However sympathetic he may be toward his subject, Guralnick does not shy away from revealing Elvis's dark side, recounting familiar stories of Presley hitting a girl in the breast with a pool cue or punching out his aide Red West over some imagined insult. He also examines the icon's sexual double standards: not allowing his girlfriends to so much as smile at one of his friends, while he felt free to bring a parade of girls into his bed. Equally important, Guralnick applies his sharp critical instincts to Presley's work, debunking relatively ambitious early-'60s films like Flaming Star and Wild in the Country, which most critics have tended to treat as bright spots in his canon. To quote Careless Love: "If you were to pick out the one thing that is desperately wrong with Wild in the Country, leaving aside a script that is freighted with all the 'sensitive young man' cliches of its time--it is Elvis Presley."
Where Guralnick's story really differs from that of Goldman is in its tone. Goldman made no attempt to hide the fact that he considered Elvis an idiotic, talentless hick; and every anecdote was filtered through that prism. Guralnick is realistic about Presley's flaws, but he approaches the bio with a respect for the man's talent and musical accomplishments. In addition, the scope and sense of detail that Guralnick brings to his subject put Presley's displays of anger or pettiness into a fair and reasonable context, whereas Goldman seemed most interested in stringing together as many scandalous rumors as he could unearth, and fobbing them off as a biography.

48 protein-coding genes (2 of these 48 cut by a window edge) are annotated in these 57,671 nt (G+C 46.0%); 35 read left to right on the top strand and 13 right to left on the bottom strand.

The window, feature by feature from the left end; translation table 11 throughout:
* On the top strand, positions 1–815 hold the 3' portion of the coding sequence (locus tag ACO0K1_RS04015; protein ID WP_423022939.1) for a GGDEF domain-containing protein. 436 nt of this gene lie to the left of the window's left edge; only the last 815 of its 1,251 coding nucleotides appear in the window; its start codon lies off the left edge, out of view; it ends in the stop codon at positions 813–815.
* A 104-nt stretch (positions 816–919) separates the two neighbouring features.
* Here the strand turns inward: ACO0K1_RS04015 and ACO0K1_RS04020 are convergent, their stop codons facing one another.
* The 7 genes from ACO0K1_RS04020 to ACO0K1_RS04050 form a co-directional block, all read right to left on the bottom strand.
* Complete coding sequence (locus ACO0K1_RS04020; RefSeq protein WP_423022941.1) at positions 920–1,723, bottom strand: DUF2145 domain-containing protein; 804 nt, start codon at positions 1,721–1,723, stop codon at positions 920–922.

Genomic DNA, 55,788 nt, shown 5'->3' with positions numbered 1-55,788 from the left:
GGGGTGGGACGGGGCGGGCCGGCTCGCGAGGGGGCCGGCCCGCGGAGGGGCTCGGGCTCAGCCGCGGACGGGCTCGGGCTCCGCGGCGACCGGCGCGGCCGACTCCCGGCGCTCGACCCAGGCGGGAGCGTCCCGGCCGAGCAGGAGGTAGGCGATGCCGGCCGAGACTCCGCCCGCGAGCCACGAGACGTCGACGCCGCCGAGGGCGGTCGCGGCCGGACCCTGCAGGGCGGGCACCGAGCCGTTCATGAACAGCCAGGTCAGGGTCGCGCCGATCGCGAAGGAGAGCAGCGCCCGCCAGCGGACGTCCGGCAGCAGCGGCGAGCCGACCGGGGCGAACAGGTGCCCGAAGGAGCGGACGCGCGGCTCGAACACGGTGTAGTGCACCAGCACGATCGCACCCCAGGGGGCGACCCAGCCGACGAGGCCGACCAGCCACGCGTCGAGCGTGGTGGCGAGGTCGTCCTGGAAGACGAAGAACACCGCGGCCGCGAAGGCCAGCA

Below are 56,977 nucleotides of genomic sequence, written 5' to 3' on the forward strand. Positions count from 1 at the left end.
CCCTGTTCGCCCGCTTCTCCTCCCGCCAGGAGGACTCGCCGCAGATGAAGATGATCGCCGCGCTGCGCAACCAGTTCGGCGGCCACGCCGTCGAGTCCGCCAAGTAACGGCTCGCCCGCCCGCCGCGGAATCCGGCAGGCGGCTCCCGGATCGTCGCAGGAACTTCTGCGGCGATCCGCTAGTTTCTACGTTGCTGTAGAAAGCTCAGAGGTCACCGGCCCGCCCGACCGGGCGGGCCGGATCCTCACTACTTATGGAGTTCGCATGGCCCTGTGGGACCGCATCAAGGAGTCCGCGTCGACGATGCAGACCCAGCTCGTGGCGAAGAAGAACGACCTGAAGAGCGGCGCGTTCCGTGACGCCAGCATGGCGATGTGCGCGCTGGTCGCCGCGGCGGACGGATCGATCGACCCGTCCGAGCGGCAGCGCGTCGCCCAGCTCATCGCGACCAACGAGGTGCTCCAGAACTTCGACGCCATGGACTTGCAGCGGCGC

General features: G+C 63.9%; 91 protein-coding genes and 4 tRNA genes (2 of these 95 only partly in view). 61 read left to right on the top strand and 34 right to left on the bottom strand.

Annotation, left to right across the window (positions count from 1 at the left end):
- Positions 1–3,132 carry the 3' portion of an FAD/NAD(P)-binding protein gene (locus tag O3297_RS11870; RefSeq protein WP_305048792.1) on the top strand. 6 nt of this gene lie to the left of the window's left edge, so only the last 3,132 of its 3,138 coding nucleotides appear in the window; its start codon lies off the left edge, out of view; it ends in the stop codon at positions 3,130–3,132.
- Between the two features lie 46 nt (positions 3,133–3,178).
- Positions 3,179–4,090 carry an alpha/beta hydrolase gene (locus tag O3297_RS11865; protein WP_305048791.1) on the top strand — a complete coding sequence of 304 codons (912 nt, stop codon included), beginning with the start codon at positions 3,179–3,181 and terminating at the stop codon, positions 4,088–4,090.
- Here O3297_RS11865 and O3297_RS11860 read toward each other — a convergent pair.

The most intriguing element of Careless Love is the way it frequently provides sharp contrasts between what was happening in Presley's career and what consumed his private interests. For instance, in the mid-'60s, while he was making his most inane, formulaic movies, Presley became obsessed with spirituality, even attaching himself to the obscure Self-Realization Fellowship--a movement started in 1920 by an Indian holy man--a good two years before The Beatles became infatuated with the Maharishi. (Elvis also took LSD in December of 1965, only a few months after John Lennon and George Harrison experienced their own lysergic deflowering.)